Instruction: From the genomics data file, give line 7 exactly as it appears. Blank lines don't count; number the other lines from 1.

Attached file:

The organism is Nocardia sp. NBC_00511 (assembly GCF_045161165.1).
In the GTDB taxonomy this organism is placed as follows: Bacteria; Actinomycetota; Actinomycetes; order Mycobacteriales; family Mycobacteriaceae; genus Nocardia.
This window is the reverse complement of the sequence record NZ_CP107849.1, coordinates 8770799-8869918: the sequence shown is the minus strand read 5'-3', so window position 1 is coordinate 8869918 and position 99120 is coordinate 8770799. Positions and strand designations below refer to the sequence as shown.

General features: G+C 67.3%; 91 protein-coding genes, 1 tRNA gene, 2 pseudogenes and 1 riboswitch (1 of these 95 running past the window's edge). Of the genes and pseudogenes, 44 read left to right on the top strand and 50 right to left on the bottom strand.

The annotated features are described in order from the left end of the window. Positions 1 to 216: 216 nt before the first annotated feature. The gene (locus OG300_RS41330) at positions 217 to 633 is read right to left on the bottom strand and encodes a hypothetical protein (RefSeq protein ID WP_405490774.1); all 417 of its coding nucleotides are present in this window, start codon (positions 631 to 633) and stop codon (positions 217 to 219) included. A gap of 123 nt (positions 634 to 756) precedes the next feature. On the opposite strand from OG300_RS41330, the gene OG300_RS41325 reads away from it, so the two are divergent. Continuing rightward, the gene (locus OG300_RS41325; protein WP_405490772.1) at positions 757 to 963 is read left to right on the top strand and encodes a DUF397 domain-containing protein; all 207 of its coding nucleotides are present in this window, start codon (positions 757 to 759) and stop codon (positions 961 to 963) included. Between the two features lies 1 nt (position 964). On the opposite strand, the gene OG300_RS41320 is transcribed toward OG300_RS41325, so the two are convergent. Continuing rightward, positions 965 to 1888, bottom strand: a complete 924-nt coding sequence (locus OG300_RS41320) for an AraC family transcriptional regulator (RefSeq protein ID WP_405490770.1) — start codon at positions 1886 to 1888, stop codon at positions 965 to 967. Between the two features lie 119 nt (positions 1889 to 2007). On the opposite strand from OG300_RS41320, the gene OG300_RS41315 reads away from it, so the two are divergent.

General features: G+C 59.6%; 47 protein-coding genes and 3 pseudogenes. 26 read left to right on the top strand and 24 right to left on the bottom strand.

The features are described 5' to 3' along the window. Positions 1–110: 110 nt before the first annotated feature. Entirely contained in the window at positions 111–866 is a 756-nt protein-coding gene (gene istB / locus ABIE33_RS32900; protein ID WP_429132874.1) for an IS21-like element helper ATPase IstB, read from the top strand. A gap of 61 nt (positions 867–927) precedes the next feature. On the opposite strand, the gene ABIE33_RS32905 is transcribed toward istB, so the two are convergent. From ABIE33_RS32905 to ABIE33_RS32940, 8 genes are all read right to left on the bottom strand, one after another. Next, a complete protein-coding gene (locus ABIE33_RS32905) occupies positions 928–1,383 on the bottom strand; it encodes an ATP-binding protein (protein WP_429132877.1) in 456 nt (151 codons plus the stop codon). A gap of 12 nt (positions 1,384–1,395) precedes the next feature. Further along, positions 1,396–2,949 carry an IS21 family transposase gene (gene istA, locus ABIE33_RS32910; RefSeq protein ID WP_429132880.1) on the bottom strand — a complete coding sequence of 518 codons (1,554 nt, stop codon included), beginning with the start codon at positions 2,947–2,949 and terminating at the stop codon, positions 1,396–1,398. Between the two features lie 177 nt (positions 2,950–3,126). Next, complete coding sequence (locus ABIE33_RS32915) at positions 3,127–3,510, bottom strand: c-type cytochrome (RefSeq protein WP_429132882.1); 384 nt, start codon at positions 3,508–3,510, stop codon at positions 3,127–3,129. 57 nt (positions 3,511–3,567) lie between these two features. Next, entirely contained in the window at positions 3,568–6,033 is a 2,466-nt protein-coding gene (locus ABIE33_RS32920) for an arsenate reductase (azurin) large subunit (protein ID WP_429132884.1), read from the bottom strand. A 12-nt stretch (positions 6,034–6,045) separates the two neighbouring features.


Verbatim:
The features are described 5' to 3' along the window. Positions 1–110: 110 nt before the first annotated feature. Entirely contained in the window at positions 111–866 is a 756-nt protein-coding gene (gene istB / locus ABIE33_RS32900; protein ID WP_429132874.1) for an IS21-like element helper ATPase IstB, read from the top strand. A gap of 61 nt (positions 867–927) precedes the next feature. On the opposite strand, the gene ABIE33_RS32905 is transcribed toward istB, so the two are convergent. From ABIE33_RS32905 to ABIE33_RS32940, 8 genes are all read right to left on the bottom strand, one after another. Next, a complete protein-coding gene (locus ABIE33_RS32905) occupies positions 928–1,383 on the bottom strand; it encodes an ATP-binding protein (protein WP_429132877.1) in 456 nt (151 codons plus the stop codon). A gap of 12 nt (positions 1,384–1,395) precedes the next feature. Further along, positions 1,396–2,949 carry an IS21 family transposase gene (gene istA, locus ABIE33_RS32910; RefSeq protein ID WP_429132880.1) on the bottom strand — a complete coding sequence of 518 codons (1,554 nt, stop codon included), beginning with the start codon at positions 2,947–2,949 and terminating at the stop codon, positions 1,396–1,398. Between the two features lie 177 nt (positions 2,950–3,126). Next, complete coding sequence (locus ABIE33_RS32915) at positions 3,127–3,510, bottom strand: c-type cytochrome (RefSeq protein WP_429132882.1); 384 nt, start codon at positions 3,508–3,510, stop codon at positions 3,127–3,129. 57 nt (positions 3,511–3,567) lie between these two features. Next, entirely contained in the window at positions 3,568–6,033 is a 2,466-nt protein-coding gene (locus ABIE33_RS32920) for an arsenate reductase (azurin) large subunit (protein ID WP_429132884.1), read from the bottom strand. A 12-nt stretch (positions 6,034–6,045) separates the two neighbouring features.